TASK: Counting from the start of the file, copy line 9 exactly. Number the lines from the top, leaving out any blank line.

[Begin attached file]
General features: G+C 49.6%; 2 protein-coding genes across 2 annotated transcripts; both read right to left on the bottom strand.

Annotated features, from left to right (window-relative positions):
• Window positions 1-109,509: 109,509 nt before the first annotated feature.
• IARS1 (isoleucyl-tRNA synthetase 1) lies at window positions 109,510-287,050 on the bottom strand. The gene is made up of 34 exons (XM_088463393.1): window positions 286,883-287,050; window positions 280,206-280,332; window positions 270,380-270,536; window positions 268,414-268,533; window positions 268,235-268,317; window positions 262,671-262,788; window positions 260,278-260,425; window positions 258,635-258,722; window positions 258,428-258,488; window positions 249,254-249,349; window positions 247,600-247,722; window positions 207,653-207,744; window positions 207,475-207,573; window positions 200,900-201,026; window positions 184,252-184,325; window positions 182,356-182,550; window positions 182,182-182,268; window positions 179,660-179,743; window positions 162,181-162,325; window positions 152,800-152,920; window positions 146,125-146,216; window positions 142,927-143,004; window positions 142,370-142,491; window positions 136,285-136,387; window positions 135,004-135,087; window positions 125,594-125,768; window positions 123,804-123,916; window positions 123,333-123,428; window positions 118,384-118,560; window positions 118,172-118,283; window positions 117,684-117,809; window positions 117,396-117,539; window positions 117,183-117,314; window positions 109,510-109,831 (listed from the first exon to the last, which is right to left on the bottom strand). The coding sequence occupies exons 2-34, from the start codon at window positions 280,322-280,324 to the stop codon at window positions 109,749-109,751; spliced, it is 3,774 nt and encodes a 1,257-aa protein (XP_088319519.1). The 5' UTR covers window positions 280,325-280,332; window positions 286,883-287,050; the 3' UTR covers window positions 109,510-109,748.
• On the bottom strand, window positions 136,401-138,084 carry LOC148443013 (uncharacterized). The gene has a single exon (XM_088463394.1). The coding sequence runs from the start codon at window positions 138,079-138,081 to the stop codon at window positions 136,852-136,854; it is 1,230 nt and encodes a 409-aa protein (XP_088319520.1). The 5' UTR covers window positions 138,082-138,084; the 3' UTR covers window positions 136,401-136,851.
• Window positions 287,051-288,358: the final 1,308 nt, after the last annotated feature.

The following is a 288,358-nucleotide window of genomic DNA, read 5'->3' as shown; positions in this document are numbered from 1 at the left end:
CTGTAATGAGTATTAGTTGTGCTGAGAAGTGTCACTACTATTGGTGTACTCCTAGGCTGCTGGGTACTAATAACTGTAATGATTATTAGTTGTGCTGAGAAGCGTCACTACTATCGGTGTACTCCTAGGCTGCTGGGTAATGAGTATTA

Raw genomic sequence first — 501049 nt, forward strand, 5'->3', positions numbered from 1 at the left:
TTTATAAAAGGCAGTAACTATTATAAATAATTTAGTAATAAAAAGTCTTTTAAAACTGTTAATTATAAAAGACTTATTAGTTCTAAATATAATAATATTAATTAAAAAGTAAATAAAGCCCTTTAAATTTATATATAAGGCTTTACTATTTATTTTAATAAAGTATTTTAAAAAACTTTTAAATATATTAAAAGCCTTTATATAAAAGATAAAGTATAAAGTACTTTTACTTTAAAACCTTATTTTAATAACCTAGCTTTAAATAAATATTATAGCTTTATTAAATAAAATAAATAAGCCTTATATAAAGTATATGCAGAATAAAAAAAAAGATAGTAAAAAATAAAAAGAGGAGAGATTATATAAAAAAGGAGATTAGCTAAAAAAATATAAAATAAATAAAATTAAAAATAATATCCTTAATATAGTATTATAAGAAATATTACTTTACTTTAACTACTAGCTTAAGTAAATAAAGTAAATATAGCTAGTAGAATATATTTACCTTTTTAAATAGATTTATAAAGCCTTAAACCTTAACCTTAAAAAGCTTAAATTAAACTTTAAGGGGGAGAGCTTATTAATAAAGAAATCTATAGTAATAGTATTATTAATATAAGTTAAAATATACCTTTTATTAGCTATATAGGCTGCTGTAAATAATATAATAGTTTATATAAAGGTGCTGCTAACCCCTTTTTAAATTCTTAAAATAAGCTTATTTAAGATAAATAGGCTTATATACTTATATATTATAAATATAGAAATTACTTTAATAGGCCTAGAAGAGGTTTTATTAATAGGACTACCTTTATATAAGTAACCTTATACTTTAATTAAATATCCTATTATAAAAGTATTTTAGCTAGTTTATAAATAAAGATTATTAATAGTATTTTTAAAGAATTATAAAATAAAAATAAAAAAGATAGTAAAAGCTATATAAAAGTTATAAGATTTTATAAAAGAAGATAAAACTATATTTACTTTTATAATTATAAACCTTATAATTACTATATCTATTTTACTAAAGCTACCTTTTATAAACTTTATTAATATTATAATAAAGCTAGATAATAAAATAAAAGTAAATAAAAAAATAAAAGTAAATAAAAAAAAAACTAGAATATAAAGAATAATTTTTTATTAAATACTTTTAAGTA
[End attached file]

Raw genomic sequence first — 501049 nt, forward strand, 5'->3', positions numbered from 1 at the left: